According to Brand, in this century capital punishment has been narrowly restricted to the most serious crimes, such as rape of children, treason, and certain murders. The question is whether given current institutions and social conditions, a death sentence is ever morally permissible for premeditated murder.

Retributivist retentionists argue that someone who does not respect the lives of others has waived his own right to life and deserves to die. Executing him is, at least, morally permissible. Some retributivists claim that nothing short of execution suffices to give killers what they deserve. A consequentalist supports capital punishment only if she believes that it has more good effects than bad. All consequentalists accept incapacitation. They believe that execution has some bad effects (on the convict and any loved ones) and they believe that nothing less than protecting others from violence can outweigh such bad effects. Executing murderers is inconsistent or ‘’hypocrytical’’ because it amounts to killing someone in order to demonstrate that killing is wrong. Abolitionist premises that it is wrong to kill someone who poses no imminent threat to anyone else. Abolitionists claim that the state should not execute murderers because doing so is inhumane. It is uncivilized for the state to kill someone who poses no imminent threat. According to them, capital punishment is uncivilized, akin to torture. Some abolitionists argue that capital punishment should be abolished because we cannot eliminate the possibility of executing an innocent convict. Execution is irrevocable. Dead people cannot be brought back. Yet, abolitionists do not not favor eliminating incarceration altogether just because innocent convicts languish in prison today. Eliminating incarceration would have disastrous social consequences, whereas eliminating the death penalty would not.

In criminal law theory, the most important theories are mens area and defense. Standard mens area requirements include intention and recklessness. Culpability, as that term is used here, is a moral notion. It is synonymous with moral fault or moral blameworthiness. Mens area is not sufficient for culpability—even intentional killings are sometimes excused. —culpability may presuppose at least some element of mens rea (Stanford Encyclopedia). Every criminal statue has a conduct element, but conduct is not usually enough to get one convicted of a crime. Some elements, including conduct elements, must be accompanied by a culpable mental state. This requirement is historically referred to as the guilty mind or mens rea requirement. Modern statutes specify mental states with respect to each element of the crime. The three mental states are purpose, knowledge, and recklessness (Brand p.155).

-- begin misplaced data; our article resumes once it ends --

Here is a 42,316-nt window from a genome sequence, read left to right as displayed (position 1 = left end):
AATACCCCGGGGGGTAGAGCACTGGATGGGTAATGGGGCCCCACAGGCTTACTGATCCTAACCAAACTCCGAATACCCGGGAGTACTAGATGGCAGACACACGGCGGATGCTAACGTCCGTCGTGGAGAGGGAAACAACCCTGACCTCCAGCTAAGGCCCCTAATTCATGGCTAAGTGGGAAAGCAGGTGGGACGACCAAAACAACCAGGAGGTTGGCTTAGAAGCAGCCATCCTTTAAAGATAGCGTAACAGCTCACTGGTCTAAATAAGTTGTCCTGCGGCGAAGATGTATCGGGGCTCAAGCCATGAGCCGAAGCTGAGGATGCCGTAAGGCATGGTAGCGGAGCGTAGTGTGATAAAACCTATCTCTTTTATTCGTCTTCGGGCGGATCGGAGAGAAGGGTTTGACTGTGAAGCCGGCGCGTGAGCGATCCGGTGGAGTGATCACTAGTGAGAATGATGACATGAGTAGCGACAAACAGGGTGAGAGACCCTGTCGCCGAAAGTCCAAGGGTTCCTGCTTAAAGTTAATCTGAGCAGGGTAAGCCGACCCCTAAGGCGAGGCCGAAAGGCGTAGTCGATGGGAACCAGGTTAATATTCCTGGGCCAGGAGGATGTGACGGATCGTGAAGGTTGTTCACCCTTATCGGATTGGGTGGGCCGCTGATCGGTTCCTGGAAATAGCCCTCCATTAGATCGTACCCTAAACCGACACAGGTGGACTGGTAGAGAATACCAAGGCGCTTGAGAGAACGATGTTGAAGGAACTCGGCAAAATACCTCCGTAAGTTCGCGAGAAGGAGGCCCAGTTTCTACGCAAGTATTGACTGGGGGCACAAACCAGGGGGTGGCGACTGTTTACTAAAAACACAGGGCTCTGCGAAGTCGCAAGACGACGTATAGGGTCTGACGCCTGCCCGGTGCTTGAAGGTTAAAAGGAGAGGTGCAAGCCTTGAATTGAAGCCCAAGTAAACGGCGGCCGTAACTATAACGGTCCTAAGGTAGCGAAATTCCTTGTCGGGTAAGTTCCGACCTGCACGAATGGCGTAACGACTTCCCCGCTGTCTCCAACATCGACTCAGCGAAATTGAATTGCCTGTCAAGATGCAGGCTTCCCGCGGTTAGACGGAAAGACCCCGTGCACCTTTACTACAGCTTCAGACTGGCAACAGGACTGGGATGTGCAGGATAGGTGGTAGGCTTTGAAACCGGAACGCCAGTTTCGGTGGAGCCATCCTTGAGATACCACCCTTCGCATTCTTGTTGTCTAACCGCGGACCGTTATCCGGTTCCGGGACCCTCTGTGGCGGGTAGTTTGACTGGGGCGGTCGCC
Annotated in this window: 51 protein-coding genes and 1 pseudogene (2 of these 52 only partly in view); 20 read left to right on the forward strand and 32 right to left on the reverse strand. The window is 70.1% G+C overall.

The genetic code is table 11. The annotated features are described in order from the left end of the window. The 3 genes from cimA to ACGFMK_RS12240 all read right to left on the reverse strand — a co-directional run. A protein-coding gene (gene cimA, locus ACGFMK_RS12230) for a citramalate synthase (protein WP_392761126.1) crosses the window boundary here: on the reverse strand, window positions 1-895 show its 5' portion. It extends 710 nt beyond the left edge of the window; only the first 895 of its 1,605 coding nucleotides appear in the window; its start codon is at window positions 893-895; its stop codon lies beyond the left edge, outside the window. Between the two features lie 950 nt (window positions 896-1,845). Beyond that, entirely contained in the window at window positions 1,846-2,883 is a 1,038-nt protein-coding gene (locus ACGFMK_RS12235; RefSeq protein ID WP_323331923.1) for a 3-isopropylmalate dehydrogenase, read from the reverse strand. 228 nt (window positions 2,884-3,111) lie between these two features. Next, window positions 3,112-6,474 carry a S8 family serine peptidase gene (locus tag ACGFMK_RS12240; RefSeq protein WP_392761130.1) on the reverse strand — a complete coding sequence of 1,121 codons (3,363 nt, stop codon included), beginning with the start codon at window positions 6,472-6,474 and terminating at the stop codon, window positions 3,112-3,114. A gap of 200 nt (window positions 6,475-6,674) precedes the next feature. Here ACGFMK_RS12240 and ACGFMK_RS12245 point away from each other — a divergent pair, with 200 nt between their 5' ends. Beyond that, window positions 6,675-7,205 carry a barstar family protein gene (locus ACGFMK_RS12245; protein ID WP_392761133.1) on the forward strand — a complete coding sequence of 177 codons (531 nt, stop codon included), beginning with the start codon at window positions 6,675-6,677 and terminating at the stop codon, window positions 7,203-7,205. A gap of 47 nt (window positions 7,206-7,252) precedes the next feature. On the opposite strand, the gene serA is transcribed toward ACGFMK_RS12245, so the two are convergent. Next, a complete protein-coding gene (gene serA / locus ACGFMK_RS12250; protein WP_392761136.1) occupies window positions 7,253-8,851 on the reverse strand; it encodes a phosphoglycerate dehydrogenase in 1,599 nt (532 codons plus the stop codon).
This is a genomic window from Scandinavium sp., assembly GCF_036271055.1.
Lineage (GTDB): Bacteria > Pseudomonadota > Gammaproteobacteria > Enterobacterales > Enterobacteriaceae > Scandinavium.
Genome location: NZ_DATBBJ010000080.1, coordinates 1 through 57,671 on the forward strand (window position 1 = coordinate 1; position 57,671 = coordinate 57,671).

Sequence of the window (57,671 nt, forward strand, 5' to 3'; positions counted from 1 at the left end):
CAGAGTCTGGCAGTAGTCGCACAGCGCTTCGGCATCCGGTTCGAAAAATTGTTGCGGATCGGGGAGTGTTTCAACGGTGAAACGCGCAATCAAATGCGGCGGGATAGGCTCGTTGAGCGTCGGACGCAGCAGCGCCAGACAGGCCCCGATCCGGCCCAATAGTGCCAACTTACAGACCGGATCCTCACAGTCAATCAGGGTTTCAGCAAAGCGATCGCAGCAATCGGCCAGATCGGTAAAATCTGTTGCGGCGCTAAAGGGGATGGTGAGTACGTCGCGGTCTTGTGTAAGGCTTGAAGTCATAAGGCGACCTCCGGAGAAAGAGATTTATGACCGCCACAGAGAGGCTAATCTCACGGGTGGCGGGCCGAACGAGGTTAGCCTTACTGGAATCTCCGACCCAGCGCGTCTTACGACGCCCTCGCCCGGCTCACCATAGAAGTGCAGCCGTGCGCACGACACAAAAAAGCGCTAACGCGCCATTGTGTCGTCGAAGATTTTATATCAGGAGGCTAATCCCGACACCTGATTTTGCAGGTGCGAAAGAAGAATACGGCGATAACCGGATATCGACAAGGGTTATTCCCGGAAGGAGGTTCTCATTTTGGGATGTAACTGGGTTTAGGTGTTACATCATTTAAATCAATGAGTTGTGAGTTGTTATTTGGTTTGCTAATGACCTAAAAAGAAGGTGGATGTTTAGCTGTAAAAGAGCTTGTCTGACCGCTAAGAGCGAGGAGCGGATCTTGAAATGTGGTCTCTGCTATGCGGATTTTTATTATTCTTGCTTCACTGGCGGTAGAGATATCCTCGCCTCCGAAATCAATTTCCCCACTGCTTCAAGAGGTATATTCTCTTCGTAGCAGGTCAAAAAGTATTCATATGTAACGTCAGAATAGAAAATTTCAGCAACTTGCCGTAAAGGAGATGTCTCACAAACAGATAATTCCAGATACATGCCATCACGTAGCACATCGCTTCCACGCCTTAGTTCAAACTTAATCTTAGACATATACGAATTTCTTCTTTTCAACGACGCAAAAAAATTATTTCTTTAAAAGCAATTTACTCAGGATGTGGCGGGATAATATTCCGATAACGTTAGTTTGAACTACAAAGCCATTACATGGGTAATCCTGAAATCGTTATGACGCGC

Regarding defense theory, we have already seen that, for some, we are criminally responsible for committing offences and criminally liable for committing crimes. This distinction relies on a further distinction between offences and defences: crimes are committed by those who satisfy all the elements of an offence, without satisfying all the elements of any available defence. Offence elements must be proved if conviction is to be the legally correct verdict of the court (Stanford Encyclopedia). Brand claims that Inchoate offenses constitute incomplete parts of complete offenses. The most familiar inchoate offense is attempt (he acts with the purpose of achieving a forbidden result), solicitation (encourage someone else to commit a crime) and conspiracy (forming an agreement with another person or persons to commit a crime).

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Death Penalty In The US. (2022, Jun 03). Retrieved from